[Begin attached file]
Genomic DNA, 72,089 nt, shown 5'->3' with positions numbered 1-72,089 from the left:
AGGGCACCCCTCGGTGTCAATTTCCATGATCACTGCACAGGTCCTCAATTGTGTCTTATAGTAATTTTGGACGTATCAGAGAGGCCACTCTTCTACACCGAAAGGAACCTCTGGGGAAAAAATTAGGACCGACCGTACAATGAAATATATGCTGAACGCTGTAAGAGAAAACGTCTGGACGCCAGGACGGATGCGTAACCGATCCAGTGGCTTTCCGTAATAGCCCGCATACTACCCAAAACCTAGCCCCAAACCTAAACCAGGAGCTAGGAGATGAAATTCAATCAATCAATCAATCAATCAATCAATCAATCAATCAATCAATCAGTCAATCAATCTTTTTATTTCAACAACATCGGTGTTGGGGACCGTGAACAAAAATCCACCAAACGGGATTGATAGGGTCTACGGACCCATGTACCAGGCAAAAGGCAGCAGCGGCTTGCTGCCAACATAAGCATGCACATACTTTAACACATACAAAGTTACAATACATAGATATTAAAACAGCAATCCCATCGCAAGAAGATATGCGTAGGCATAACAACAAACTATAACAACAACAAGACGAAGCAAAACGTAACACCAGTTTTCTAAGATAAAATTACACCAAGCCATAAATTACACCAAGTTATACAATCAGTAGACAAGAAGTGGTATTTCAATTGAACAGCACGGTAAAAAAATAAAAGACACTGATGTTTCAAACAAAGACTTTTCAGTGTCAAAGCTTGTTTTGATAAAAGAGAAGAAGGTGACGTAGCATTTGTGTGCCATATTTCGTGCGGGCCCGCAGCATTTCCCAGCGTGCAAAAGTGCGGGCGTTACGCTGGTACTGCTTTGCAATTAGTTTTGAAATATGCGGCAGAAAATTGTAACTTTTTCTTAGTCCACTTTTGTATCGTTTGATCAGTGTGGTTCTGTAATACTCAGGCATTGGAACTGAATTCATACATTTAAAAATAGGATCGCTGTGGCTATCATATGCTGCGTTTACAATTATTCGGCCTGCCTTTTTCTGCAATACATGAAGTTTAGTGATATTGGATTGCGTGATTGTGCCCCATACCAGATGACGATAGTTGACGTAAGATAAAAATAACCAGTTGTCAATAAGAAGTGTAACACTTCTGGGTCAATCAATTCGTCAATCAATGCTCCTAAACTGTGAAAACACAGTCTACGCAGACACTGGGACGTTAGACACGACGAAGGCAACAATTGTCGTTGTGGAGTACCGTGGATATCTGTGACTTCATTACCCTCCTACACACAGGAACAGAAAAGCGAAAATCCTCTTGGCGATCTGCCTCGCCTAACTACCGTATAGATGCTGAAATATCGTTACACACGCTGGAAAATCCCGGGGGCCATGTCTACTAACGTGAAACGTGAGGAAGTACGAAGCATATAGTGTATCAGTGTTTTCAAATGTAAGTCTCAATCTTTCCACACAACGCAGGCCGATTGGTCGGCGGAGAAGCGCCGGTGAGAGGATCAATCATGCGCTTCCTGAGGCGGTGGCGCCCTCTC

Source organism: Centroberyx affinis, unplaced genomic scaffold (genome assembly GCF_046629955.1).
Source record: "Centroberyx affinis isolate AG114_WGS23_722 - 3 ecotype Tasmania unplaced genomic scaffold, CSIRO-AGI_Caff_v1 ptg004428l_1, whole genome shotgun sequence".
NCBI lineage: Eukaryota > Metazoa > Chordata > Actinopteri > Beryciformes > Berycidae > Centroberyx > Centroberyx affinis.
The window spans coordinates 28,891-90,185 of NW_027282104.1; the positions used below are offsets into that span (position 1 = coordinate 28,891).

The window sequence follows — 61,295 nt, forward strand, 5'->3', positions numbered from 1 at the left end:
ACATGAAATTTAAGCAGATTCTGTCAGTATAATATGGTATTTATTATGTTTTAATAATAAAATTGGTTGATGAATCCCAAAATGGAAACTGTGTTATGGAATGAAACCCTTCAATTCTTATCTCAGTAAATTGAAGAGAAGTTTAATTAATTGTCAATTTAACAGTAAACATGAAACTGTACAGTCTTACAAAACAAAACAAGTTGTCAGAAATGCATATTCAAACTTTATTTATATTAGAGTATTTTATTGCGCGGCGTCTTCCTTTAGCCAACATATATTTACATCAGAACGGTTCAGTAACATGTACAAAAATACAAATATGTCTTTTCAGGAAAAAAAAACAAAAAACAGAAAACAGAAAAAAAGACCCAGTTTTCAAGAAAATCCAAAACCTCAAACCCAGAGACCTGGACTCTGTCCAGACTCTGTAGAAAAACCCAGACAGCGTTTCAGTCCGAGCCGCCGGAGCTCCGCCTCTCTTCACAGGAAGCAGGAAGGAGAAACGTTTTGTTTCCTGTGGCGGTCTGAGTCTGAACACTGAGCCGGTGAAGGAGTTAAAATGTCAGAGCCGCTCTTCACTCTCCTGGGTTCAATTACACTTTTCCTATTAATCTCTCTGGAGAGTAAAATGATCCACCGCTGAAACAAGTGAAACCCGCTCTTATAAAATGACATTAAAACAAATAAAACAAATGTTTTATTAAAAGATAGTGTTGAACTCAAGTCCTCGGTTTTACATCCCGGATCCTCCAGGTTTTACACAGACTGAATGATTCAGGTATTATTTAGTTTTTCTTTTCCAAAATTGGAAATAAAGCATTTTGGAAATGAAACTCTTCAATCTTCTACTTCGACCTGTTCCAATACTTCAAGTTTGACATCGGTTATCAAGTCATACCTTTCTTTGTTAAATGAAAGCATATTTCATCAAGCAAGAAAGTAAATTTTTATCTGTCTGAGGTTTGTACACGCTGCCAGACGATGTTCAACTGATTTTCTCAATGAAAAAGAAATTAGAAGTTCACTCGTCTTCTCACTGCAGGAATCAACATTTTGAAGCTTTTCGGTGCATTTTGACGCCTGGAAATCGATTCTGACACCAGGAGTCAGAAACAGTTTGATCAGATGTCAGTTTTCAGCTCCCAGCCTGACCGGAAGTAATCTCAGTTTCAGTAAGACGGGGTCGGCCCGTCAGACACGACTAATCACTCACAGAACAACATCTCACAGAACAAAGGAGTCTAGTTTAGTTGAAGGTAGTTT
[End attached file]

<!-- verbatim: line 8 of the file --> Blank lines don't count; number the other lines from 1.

ACATGAAATTTAAGCAGATTCTGTCAGTATAATATGGTATTTATTATGTTTTAATAATAAAATTGGTTGATGAATCCCAAAATGGAAACTGTGTTATGGAATGAAACCCTTCAATTCTTATCTCAGTAAATTGAAGAGAAGTTTAATTAATTGTCAATTTAACAGTAAACATGAAACTGTACAGTCTTACAAAACAAAACAAGTTGTCAGAAATGCATATTCAAACTTTATTTATATTAGAGTATTTTATTGCGCGGCGTCTTCCTTTAGCCAACATATATTTACATCAGAACGGTTCAGTAACATGTACAAAAATACAAATATGTCTTTTCAGGAAAAAAAAACAAAAAACAGAAAACAGAAAAAAAGACCCAGTTTTCAAGAAAATCCAAAACCTCAAACCCAGAGACCTGGACTCTGTCCAGACTCTGTAGAAAAACCCAGACAGCGTTTCAGTCCGAGCCGCCGGAGCTCCGCCTCTCTTCACAGGAAGCAGGAAGGAGAAACGTTTTGTTTCCTGTGGCGGTCTGAGTCTGAACACTGAGCCGGTGAAGGAGTTAAAATGTCAGAGCCGCTCTTCACTCTCCTGGGTTCAATTACACTTTTCCTATTAATCTCTCTGGAGAGTAAAATGATCCACCGCTGAAACAAGTGAAACCCGCTCTTATAAAATGACATTAAAACAAATAAAACAAATGTTTTATTAAAAGATAGTGTTGAACTCAAGTCCTCGGTTTTACATCCCGGATCCTCCAGGTTTTACACAGACTGAATGATTCAGGTATTATTTAGTTTTTCTTTTCCAAAATTGGAAATAAAGCATTTTGGAAATGAAACTCTTCAATCTTCTACTTCGACCTGTTCCAATACTTCAAGTTTGACATCGGTTATCAAGTCATACCTTTCTTTGTTAAATGAAAGCATATTTCATCAAGCAAGAAAGTAAATTTTTATCTGTCTGAGGTTTGTACACGCTGCCAGACGATGTTCAACTGATTTTCTCAATGAAAAAGAAATTAGAAGTTCACTCGTCTTCTCACTGCAGGAATCAACATTTTGAAGCTTTTCGGTGCATTTTGACGCCTGGAAATCGATTCTGACACCAGGAGTCAGAAACAGTTTGATCAGATGTCAGTTTTCAGCTCCCAGCCTGACCGGAAGTAATCTCAGTTTCAGTAAGACGGGGTCGGCCCGTCAGACACGACTAATCACTCACAGAACAACATCTCACAGAACAAAGGAGTCTAGTTTAGTTGAAGGTAGTTT